Beha’alotecha 5778
Rabbi Steinhardt's Sermons

Beha’alotecha 5778

Some of you may know that I’m off to Israel this week.  There, I will be among a group of rabbis: Chabad, Orthodox, Conservative (me) and Reform, receiving with communal leadership from the Jewish Federation of South Palm Beach County the very first Jerusalem Unity Prize.

The prize was established this year to commemorate and recall an event that brought the Jewish people together in 2014. You may remember that three lovely Jewish boys — Eyal, Gilad, and Naftali — were kidnapped by Palestinian terrorists. For fourteen days Jews throughout the world rallied, gathered in prayer, petitioned the courts of the world … and at the end, the three boys were found brutally murdered. It was a tragic event, but it was an event that brought all Jews together as one family.

Trying to make something good out of that, the families … together with the Gesher organization in Jerusalem and Nir Birkat … created this unity award. We are the first and the only community to receive it.

Why? Well, you should know that your rabbis are in regular conversations that cross denominational lines. We agree on many issues.  We each see ourselves as representing our sub-sections of a larger community. We have created some community-wide programs that bring all Jews together. And we know we have deep differences about many things — all the way from the origins of Torah, to Jewish practices, views on conversions, and certainly Israel and American politics.  And yet, the center holds. We get together. We celebrate Yom HaAtaztmaut, Hanukkah, and Purim together. We share a Torah.  We share a history and we probably have a shared destiny.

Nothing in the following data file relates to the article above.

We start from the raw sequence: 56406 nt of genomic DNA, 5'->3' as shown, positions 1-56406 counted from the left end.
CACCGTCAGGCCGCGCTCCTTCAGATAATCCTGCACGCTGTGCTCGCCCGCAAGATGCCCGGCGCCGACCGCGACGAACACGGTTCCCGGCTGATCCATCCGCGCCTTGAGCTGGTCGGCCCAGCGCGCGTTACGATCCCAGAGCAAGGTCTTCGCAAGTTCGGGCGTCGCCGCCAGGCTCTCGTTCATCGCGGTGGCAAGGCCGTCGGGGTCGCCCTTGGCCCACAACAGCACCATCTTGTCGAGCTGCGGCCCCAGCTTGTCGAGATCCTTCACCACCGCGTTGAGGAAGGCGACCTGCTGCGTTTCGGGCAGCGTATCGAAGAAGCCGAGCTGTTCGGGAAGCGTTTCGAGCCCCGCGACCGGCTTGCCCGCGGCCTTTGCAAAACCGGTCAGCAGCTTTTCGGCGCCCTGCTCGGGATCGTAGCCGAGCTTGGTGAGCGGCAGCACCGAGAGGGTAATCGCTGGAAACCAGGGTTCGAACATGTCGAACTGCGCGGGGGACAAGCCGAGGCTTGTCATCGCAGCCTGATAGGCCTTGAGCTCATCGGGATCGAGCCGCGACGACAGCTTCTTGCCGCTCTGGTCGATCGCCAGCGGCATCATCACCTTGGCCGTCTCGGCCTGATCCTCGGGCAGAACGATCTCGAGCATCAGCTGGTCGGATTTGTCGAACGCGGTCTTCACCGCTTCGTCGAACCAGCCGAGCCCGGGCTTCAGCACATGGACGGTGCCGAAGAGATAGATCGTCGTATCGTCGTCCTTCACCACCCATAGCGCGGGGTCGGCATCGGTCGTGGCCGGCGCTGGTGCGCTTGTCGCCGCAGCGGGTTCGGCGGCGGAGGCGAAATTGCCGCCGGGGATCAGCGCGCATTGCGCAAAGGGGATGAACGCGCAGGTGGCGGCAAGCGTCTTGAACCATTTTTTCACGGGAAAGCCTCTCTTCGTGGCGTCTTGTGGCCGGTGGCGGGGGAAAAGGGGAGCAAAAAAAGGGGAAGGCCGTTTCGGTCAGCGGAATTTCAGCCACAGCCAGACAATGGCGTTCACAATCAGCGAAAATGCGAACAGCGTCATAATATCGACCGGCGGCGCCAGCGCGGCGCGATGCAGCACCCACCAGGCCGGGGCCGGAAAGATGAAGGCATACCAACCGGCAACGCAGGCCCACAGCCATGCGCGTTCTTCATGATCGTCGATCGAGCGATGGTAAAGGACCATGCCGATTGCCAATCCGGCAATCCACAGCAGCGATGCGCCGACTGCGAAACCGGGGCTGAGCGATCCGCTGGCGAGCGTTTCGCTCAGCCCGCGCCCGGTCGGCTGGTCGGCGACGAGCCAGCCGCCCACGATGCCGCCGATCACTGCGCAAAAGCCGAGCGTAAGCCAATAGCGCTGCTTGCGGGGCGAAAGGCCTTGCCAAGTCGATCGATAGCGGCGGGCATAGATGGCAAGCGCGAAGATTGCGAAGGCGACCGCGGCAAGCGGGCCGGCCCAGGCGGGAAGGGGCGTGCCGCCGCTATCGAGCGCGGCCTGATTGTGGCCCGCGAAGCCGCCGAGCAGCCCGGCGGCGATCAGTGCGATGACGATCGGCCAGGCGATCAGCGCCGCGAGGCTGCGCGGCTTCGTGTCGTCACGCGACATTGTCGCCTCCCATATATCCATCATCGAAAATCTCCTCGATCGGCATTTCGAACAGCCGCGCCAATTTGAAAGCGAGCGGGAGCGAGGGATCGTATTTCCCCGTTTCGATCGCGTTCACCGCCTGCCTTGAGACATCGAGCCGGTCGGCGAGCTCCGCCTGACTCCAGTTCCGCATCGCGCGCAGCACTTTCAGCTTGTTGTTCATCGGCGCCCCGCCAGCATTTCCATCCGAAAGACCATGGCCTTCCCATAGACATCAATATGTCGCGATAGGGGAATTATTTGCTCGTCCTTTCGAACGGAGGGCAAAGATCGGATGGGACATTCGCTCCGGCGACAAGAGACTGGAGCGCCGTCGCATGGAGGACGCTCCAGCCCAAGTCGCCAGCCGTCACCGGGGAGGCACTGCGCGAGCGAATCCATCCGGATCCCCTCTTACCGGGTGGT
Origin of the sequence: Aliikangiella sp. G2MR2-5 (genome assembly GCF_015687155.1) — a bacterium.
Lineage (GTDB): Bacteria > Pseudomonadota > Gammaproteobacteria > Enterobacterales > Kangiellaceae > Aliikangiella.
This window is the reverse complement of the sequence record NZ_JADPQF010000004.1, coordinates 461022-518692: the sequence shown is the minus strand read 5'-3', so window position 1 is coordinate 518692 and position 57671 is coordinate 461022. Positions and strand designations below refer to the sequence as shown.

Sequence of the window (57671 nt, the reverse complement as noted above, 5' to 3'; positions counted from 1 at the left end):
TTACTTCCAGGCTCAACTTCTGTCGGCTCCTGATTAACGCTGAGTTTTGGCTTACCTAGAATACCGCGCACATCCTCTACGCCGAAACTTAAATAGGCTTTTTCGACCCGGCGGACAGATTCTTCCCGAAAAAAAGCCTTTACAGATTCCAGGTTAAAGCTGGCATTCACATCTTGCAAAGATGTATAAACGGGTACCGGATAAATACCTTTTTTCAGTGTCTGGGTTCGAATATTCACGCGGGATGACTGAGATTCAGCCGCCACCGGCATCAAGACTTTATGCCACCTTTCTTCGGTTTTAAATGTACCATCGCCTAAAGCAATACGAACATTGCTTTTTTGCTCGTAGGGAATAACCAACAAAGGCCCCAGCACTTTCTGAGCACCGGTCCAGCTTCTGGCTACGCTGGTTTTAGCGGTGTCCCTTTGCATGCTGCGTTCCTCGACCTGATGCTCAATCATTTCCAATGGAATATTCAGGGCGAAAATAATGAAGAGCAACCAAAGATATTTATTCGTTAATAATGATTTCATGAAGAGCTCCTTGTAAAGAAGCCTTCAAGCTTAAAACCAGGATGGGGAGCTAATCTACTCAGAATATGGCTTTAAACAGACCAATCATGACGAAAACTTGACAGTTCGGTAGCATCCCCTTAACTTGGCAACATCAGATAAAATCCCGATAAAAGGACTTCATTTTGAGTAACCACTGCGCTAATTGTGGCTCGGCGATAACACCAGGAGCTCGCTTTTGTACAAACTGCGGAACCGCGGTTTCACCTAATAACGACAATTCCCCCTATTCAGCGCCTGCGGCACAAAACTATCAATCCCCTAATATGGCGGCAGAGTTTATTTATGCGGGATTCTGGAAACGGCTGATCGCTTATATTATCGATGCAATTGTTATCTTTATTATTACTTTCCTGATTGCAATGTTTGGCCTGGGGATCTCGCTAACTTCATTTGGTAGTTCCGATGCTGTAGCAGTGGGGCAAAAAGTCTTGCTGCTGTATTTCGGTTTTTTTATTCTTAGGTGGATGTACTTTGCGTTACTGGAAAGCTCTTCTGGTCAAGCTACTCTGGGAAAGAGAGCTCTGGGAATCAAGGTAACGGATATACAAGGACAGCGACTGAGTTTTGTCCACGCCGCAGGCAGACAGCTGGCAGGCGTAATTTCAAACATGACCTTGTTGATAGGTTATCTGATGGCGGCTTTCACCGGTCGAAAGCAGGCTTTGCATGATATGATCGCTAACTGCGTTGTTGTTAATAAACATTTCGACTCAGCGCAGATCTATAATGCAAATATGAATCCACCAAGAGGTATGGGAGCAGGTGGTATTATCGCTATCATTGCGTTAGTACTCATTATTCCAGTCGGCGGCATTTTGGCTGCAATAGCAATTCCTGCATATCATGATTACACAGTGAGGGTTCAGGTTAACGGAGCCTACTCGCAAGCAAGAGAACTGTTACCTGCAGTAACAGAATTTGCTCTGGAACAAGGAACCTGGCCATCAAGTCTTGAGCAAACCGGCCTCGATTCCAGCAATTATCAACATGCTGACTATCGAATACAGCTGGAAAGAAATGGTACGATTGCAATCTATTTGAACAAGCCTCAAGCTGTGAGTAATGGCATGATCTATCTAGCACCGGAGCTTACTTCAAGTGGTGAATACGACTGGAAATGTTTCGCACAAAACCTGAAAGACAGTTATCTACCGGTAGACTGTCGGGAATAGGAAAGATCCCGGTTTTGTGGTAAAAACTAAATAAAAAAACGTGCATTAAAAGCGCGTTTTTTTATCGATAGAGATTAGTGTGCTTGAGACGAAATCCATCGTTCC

In most communities, these conversations have broken down and are not taking place. Here in south Palm Beach County, they do. My conversations are not through the Board of Rabbis — and certainly not through some interfaith clergy group — but rather through Federation. They have a program:  The Debra and Larry Silver Center for Jewish Engagement.  Federation Executive Matt Levin hired a very dynamic young orthodox rabbi, Josh Broide, and now we are rewarded for this.

I have learned that the Orthodox see us differently than the way we see them differently. Let me explain.  I see them as legitimate expressions of a Judaism and Torah that I don’t necessarily agree with. They see us as friends.  Very nice; I’ll accept that. There are unifying principles and understandings. Yet I know I cannot control the way another thinks of me in any situation. I’m also confident in our brand and our approach. Diversity is central to my understanding of all created life in this world.

To bring this idea to another place…. I was at the Islamic Center of Boca Raton this past Wednesday night. They were celebrating their Iftar, a breaking of the fast on a day of Ramadan. They invited their friends and any member of the community to hear their story, to break bread and meet each other.

Before their service, there was a gathering of guests. Those in the room included Muslims, Jews, Sikhs, Hindus, and Christians of every denomination (though of course, no Evangelicals). There were politicians, medical workers, doctors, and nurses.  There were investment bankers, professors, and teachers.

Everyone spoke and there was a common thread. It went like this:

I am a member of this church or this Temple or this organization. I believe in the interfaith dialogue. We share a common humanity. And as Americans, we need to know each other and respect each other’s difference.

I loved that!  It should only be true and represent the evolution of human thought — and certainly an evolution in Christianity — the world will get a little better!  This is the essence of American pluralism. I think it is also an essential piece of Judaism and what the Torah tries to teach.

People are different. Just meet my family. Just look at your own family. The ability to live with difference — and even respect it — is a manifestation of the ability to survive and, yes, even thrive.

Yet, we value unity. And we need to look at what that means, because too often unity has been confused with sameness and similarity. It isn’t that. Similarity may be a part of it, but unity needs to reflect the commitment to respect difference and objection.